Summary -- Reaction Paper
If your instructor asks you to write a summary of something you've read, this summary will help you to clarify what you have read and to enable the instructor to determine whether you've understood it. Because this kind of assignment is limited to presenting others' ideas, an instructor will often combine it with a reaction assignment, to find out what your opinion is. In a reaction paper, usually after you have stated the author's main ideas and main supporting evidence, you state your own responses to those ideas, backing them up with your own evidence and thinking. In many cases your instructor is expecting a particular kind of reaction, for example, a statement of whether you agree or disagree with the text and your reasons. Find out the specific expectations.
Suggestions for Writing Summaries
The following is a reading-writing process that works for many students when summarizing thesis-support articles. You can adapt it for longer and different kinds of texts and to your own process, with guidance from your professor.
- Clarify the assignment - Know what process of thought is typically expected in summary papers. If they are not provided, ask for a model of what is expected and/or for guidelines, especially how long the summary should be in relation to the original.
- Read the article all the way through without marking it, looking for the question the author is addressing and the answer the author is developing in response to the question (the thesis or main point).
- After you finish, write down one sentence that captures the main point of the article. Ordinarily you should be able to begin it with, "It is true that . . . ." If you have trouble with this, write down the central question or issue the article addresses. It is usually easier to see the thesis after you do this.
- Look back at the article to see if you can find the thesis stated explicitly. Does this correspond to what you wrote? If not, look at the article again or reread if necessary until you feel fairly certain about the main point.
- Now read the article again, marking the main points supporting the thesis and noting how the main points are tied together logically. The basic argument of thesis-support writing might be described as something like "This is true because . . . But another argument may be functioning as well. Look for the bare bones of this argument (such patterns as 'and/and/and/and' or 'and/but/but/nevertheless/so' or 'since/since/since/therefore' or 'based on this evidence/this evidence/this evidence' and so on).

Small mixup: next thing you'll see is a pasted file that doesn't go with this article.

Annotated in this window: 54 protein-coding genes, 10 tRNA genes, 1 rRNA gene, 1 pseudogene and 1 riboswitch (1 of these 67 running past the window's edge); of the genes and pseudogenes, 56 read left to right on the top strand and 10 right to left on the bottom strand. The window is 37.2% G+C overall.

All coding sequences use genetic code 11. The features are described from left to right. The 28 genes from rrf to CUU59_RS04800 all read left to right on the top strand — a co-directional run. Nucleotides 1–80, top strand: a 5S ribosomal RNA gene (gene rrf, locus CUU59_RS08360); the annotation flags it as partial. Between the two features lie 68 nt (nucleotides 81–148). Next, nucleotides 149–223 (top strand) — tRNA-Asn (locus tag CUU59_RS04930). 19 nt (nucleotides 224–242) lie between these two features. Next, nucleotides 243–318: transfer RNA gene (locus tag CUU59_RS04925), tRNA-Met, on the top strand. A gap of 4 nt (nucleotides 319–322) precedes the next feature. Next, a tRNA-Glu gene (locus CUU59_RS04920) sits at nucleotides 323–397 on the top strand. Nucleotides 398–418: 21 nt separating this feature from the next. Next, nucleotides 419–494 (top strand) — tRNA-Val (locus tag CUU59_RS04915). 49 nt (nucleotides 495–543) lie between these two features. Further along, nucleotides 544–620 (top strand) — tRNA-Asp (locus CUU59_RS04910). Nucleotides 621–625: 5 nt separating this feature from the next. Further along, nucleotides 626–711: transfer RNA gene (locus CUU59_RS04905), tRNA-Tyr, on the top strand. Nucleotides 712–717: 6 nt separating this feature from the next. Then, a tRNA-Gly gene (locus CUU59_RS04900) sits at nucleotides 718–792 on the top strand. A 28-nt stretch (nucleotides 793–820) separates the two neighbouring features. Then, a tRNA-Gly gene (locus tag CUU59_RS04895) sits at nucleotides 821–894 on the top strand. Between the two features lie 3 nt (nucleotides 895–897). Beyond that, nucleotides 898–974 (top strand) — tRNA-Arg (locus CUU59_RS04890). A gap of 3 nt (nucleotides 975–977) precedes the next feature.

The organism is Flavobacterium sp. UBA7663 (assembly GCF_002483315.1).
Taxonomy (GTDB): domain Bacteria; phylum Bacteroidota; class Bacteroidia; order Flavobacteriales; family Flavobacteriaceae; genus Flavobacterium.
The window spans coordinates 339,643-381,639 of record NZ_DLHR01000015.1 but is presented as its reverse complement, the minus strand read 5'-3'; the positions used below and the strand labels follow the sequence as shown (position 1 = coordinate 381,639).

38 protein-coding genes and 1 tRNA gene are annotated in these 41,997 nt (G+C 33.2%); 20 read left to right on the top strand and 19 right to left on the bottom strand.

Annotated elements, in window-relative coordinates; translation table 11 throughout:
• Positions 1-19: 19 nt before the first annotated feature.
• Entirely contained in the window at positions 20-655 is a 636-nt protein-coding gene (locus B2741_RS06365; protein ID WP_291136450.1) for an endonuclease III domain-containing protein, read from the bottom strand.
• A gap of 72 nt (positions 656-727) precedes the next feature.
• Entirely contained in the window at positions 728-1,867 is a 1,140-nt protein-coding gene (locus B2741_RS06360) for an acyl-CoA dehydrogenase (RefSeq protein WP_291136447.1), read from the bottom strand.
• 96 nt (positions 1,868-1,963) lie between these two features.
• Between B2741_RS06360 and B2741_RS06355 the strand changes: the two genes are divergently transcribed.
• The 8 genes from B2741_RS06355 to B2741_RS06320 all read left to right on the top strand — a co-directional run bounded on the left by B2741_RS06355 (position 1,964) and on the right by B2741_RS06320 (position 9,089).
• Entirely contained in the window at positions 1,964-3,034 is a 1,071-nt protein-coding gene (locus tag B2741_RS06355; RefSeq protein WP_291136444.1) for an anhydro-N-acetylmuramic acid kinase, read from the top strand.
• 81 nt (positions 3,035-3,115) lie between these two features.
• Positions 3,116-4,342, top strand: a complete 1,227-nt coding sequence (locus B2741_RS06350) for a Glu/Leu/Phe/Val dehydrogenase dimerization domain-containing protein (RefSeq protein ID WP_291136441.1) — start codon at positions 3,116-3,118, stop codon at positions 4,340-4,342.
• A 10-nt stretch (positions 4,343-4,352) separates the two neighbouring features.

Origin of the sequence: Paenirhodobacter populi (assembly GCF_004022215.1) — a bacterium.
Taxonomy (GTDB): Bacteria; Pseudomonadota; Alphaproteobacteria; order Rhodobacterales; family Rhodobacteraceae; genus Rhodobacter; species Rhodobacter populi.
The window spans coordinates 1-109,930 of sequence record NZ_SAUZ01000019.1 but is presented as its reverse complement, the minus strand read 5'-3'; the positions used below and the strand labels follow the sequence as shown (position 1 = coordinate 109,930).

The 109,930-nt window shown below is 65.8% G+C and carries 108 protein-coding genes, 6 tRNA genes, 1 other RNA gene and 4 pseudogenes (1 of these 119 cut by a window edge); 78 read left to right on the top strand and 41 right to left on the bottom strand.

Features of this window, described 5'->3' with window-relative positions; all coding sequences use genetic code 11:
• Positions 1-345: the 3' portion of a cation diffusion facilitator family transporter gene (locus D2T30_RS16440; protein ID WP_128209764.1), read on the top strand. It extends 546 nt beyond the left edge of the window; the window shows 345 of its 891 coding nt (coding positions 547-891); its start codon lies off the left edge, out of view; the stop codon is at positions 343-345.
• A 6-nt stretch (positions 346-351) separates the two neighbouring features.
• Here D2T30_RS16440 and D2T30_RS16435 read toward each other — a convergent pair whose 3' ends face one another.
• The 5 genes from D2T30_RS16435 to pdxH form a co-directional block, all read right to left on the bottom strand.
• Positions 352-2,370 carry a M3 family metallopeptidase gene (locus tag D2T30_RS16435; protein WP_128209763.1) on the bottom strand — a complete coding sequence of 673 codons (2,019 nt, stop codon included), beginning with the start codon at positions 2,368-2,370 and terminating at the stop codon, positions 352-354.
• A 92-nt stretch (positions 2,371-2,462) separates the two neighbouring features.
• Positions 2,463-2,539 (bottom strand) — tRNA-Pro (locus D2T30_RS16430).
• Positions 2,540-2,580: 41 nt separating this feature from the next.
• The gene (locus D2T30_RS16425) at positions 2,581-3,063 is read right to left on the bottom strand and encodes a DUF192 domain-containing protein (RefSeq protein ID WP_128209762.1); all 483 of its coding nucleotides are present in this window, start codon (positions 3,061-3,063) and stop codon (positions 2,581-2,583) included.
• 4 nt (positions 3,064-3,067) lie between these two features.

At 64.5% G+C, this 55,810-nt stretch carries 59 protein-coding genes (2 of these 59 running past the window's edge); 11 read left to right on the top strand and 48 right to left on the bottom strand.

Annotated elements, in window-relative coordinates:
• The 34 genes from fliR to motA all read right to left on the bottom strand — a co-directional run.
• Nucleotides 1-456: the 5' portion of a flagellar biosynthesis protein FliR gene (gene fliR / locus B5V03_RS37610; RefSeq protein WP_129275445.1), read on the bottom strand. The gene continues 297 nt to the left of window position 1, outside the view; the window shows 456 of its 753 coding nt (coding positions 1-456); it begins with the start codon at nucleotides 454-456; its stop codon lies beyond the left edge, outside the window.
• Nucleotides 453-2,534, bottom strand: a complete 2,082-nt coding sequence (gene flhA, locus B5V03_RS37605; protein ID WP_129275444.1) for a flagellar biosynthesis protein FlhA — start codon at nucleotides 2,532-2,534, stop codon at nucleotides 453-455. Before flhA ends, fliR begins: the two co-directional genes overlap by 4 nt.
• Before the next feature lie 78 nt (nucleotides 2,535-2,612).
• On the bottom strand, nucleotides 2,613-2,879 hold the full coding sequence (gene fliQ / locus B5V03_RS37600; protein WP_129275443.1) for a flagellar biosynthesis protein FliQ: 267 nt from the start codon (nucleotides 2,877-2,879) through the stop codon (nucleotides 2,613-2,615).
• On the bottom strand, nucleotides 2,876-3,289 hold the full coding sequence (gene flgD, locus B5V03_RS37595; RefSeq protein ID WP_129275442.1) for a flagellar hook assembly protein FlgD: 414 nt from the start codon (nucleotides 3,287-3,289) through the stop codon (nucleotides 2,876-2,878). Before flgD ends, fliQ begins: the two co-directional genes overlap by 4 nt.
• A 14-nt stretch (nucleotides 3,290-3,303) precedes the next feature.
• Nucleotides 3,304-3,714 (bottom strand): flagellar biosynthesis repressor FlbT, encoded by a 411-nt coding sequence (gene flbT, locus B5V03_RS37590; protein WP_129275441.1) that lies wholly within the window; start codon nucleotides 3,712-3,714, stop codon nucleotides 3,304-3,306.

- Begin by citing the title, author, and source of the article.
- State the thesis in your own words, and then, in your own words, as succinctly as possible describe each major point that supports the thesis, explaining the bare bones of the argument. Do not insert your own opinion anywhere.
- Read your first draft out loud. Check for important omissions and unnecessary information and details. Check to see if it all makes sense. Check for length. If you did not follow the first step, you can use the general guideline that a summary should be no longer than one-fourth the length of the original. Cross out unnecessary words and note loosely-constructed sentences.
- Revise in response to your notes on the first draft, tightening your writing.
- Once you believe your summary is pretty much together, ask someone to read it critically. See if your reader understands the basic points of the article after reading your summary. This might be a great time to use the learning coaches available in every region of New York State for an in-person (when possible), phone, e-mail, or computer appointment! Contact Academic.Support@esc.edu or the learning coaches in your region to set up an appointment.
- After making changes based on your reader's critique, edit and proofread.
- Give yourself time before handing in your paper to look at it fresh, again checking for errors.
Suggestions for Writing Reaction Papers
- Clarify the assignment. Know what kind of thinking is typically expected in a Reaction paper. Ask for specific models or guidelines if they are not provided. Does your professor want a formal reaction paper, using the thesis-support form? Or is a more informal reaction expected? If informal, should you write an informal essay or just do journal writing?